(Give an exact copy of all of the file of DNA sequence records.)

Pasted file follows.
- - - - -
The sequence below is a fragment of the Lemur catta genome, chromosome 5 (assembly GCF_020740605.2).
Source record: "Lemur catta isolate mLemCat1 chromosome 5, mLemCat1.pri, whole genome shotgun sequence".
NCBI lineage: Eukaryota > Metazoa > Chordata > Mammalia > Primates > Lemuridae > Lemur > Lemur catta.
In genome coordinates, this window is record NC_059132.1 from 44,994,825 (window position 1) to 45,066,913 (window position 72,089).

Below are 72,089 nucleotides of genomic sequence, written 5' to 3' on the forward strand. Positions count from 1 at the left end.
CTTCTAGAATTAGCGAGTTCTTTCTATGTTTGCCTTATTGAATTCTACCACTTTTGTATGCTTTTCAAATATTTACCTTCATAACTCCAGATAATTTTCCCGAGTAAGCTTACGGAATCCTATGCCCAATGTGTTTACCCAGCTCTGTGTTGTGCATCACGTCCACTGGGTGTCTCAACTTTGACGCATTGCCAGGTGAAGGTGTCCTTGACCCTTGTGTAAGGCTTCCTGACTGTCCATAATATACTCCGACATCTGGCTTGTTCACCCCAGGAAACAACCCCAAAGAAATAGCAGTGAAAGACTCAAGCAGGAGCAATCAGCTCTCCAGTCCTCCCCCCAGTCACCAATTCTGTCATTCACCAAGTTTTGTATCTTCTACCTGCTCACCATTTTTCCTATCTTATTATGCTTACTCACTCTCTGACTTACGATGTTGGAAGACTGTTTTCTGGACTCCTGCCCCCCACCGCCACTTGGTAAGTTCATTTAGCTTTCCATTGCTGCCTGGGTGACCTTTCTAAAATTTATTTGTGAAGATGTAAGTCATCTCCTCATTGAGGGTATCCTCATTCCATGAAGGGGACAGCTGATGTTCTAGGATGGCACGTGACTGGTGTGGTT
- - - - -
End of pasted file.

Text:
The sequence below is a fragment of the Lemur catta genome, chromosome 5 (assembly GCF_020740605.2).
Source record: "Lemur catta isolate mLemCat1 chromosome 5, mLemCat1.pri, whole genome shotgun sequence".
NCBI lineage: Eukaryota > Metazoa > Chordata > Mammalia > Primates > Lemuridae > Lemur > Lemur catta.
In genome coordinates, this window is record NC_059132.1 from 44,994,825 (window position 1) to 45,066,913 (window position 72,089).

Below are 72,089 nucleotides of genomic sequence, written 5' to 3' on the forward strand. Positions count from 1 at the left end.
CTTCTAGAATTAGCGAGTTCTTTCTATGTTTGCCTTATTGAATTCTACCACTTTTGTATGCTTTTCAAATATTTACCTTCATAACTCCAGATAATTTTCCCGAGTAAGCTTACGGAATCCTATGCCCAATGTGTTTACCCAGCTCTGTGTTGTGCATCACGTCCACTGGGTGTCTCAACTTTGACGCATTGCCAGGTGAAGGTGTCCTTGACCCTTGTGTAAGGCTTCCTGACTGTCCATAATATACTCCGACATCTGGCTTGTTCACCCCAGGAAACAACCCCAAAGAAATAGCAGTGAAAGACTCAAGCAGGAGCAATCAGCTCTCCAGTCCTCCCCCCAGTCACCAATTCTGTCATTCACCAAGTTTTGTATCTTCTACCTGCTCACCATTTTTCCTATCTTATTATGCTTACTCACTCTCTGACTTACGATGTTGGAAGACTGTTTTCTGGACTCCTGCCCCCCACCGCCACTTGGTAAGTTCATTTAGCTTTCCATTGCTGCCTGGGTGACCTTTCTAAAATTTATTTGTGAAGATGTAAGTCATCTCCTCATTGAGGGTATCCTCATTCCATGAAGGGGACAGCTGATGTTCTAGGATGGCACGTGACTGGTGTGGTT